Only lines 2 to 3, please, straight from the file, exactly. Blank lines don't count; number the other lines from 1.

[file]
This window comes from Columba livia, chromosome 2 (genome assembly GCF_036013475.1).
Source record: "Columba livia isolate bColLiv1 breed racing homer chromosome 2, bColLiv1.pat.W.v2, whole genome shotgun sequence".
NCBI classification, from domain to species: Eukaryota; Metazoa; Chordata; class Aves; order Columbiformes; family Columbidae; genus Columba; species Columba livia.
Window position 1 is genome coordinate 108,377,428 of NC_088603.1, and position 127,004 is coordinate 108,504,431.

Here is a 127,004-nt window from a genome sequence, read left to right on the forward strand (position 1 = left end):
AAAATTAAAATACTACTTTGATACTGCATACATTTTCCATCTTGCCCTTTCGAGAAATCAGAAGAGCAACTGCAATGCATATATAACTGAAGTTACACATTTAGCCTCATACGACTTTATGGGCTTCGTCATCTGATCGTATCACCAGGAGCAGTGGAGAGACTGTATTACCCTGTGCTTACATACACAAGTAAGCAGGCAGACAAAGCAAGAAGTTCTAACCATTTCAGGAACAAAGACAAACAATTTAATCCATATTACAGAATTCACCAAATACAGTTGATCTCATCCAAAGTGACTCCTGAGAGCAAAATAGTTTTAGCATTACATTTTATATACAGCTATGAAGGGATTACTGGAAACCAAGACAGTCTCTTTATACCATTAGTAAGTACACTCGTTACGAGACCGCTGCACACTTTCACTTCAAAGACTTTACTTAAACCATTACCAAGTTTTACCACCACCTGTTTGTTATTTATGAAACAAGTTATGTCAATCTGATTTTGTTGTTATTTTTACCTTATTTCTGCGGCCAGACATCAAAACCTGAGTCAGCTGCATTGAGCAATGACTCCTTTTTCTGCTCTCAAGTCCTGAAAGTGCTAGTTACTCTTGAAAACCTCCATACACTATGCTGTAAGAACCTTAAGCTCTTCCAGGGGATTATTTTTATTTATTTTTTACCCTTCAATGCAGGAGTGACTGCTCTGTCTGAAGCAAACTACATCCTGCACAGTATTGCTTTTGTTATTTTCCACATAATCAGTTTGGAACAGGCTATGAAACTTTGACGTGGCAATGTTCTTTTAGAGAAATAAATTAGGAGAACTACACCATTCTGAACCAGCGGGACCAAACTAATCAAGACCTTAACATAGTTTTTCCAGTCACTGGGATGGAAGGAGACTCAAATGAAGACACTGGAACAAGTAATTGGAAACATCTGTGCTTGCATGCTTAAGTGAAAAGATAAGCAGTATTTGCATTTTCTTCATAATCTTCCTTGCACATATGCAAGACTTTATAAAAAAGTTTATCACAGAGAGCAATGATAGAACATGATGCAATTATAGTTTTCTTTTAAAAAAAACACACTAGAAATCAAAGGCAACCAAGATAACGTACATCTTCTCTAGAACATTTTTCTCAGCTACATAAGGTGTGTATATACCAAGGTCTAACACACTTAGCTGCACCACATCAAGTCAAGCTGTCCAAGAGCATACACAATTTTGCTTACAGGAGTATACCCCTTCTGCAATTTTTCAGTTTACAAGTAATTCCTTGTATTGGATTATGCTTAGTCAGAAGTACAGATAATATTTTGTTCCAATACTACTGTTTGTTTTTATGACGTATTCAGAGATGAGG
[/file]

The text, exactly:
Source record: "Columba livia isolate bColLiv1 breed racing homer chromosome 2, bColLiv1.pat.W.v2, whole genome shotgun sequence".
NCBI classification, from domain to species: Eukaryota; Metazoa; Chordata; class Aves; order Columbiformes; family Columbidae; genus Columba; species Columba livia.